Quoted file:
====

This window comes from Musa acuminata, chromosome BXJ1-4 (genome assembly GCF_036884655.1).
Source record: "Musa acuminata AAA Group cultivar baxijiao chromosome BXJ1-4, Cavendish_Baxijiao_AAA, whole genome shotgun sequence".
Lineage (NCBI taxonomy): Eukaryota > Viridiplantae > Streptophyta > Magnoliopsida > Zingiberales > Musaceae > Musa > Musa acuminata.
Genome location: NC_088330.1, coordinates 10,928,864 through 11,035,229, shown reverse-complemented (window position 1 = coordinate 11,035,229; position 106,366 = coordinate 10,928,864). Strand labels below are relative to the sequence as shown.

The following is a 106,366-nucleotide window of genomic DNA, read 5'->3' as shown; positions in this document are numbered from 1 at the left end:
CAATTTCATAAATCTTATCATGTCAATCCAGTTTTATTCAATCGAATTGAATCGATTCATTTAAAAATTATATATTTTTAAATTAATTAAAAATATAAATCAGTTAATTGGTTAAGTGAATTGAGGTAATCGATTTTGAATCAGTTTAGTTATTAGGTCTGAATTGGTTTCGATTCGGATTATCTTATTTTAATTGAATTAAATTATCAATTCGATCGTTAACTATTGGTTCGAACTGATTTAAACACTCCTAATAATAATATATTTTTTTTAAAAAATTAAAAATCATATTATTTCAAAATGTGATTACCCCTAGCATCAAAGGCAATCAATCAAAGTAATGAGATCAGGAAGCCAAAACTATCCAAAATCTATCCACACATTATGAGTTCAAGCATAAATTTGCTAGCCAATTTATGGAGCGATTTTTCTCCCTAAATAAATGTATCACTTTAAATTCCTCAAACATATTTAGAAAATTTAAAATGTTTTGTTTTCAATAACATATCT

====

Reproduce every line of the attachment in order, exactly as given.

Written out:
This window comes from Musa acuminata, chromosome BXJ1-4 (genome assembly GCF_036884655.1).
Source record: "Musa acuminata AAA Group cultivar baxijiao chromosome BXJ1-4, Cavendish_Baxijiao_AAA, whole genome shotgun sequence".
Lineage (NCBI taxonomy): Eukaryota > Viridiplantae > Streptophyta > Magnoliopsida > Zingiberales > Musaceae > Musa > Musa acuminata.
Genome location: NC_088330.1, coordinates 10,928,864 through 11,035,229, shown reverse-complemented (window position 1 = coordinate 11,035,229; position 106,366 = coordinate 10,928,864). Strand labels below are relative to the sequence as shown.

The following is a 106,366-nucleotide window of genomic DNA, read 5'->3' as shown; positions in this document are numbered from 1 at the left end:
CAATTTCATAAATCTTATCATGTCAATCCAGTTTTATTCAATCGAATTGAATCGATTCATTTAAAAATTATATATTTTTAAATTAATTAAAAATATAAATCAGTTAATTGGTTAAGTGAATTGAGGTAATCGATTTTGAATCAGTTTAGTTATTAGGTCTGAATTGGTTTCGATTCGGATTATCTTATTTTAATTGAATTAAATTATCAATTCGATCGTTAACTATTGGTTCGAACTGATTTAAACACTCCTAATAATAATATATTTTTTTTAAAAAATTAAAAATCATATTATTTCAAAATGTGATTACCCCTAGCATCAAAGGCAATCAATCAAAGTAATGAGATCAGGAAGCCAAAACTATCCAAAATCTATCCACACATTATGAGTTCAAGCATAAATTTGCTAGCCAATTTATGGAGCGATTTTTCTCCCTAAATAAATGTATCACTTTAAATTCCTCAAACATATTTAGAAAATTTAAAATGTTTTGTTTTCAATAACATATCT